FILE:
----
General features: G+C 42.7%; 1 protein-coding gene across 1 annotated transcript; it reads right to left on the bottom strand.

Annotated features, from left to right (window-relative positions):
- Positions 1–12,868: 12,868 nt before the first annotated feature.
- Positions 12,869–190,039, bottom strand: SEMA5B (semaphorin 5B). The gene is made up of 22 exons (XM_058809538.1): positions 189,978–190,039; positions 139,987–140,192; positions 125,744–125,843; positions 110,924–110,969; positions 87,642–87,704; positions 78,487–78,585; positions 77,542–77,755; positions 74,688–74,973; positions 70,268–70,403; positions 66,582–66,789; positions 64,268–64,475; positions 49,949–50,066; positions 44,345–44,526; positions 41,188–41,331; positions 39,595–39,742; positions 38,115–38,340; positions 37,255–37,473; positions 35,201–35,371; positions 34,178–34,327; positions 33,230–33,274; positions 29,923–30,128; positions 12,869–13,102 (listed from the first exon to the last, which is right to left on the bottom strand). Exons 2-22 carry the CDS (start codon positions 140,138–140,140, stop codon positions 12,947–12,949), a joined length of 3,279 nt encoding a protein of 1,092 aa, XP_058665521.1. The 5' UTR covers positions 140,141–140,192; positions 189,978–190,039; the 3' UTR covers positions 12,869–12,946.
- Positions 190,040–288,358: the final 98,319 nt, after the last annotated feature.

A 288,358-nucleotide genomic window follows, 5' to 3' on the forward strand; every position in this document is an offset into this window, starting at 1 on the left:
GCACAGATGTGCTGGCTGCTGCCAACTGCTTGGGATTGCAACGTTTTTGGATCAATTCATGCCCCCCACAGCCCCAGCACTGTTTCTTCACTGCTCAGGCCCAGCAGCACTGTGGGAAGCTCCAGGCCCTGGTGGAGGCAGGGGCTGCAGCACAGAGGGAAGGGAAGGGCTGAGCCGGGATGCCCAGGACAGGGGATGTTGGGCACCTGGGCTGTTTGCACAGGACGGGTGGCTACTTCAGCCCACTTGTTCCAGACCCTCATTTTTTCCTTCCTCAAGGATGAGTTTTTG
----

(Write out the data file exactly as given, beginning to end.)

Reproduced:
General features: G+C 42.7%; 1 protein-coding gene across 1 annotated transcript; it reads right to left on the bottom strand.

Annotated features, from left to right (window-relative positions):
- Positions 1–12,868: 12,868 nt before the first annotated feature.
- Positions 12,869–190,039, bottom strand: SEMA5B (semaphorin 5B). The gene is made up of 22 exons (XM_058809538.1): positions 189,978–190,039; positions 139,987–140,192; positions 125,744–125,843; positions 110,924–110,969; positions 87,642–87,704; positions 78,487–78,585; positions 77,542–77,755; positions 74,688–74,973; positions 70,268–70,403; positions 66,582–66,789; positions 64,268–64,475; positions 49,949–50,066; positions 44,345–44,526; positions 41,188–41,331; positions 39,595–39,742; positions 38,115–38,340; positions 37,255–37,473; positions 35,201–35,371; positions 34,178–34,327; positions 33,230–33,274; positions 29,923–30,128; positions 12,869–13,102 (listed from the first exon to the last, which is right to left on the bottom strand). Exons 2-22 carry the CDS (start codon positions 140,138–140,140, stop codon positions 12,947–12,949), a joined length of 3,279 nt encoding a protein of 1,092 aa, XP_058665521.1. The 5' UTR covers positions 140,141–140,192; positions 189,978–190,039; the 3' UTR covers positions 12,869–12,946.
- Positions 190,040–288,358: the final 98,319 nt, after the last annotated feature.

A 288,358-nucleotide genomic window follows, 5' to 3' on the forward strand; every position in this document is an offset into this window, starting at 1 on the left:
GCACAGATGTGCTGGCTGCTGCCAACTGCTTGGGATTGCAACGTTTTTGGATCAATTCATGCCCCCCACAGCCCCAGCACTGTTTCTTCACTGCTCAGGCCCAGCAGCACTGTGGGAAGCTCCAGGCCCTGGTGGAGGCAGGGGCTGCAGCACAGAGGGAAGGGAAGGGCTGAGCCGGGATGCCCAGGACAGGGGATGTTGGGCACCTGGGCTGTTTGCACAGGACGGGTGGCTACTTCAGCCCACTTGTTCCAGACCCTCATTTTTTCCTTCCTCAAGGATGAGTTTTTG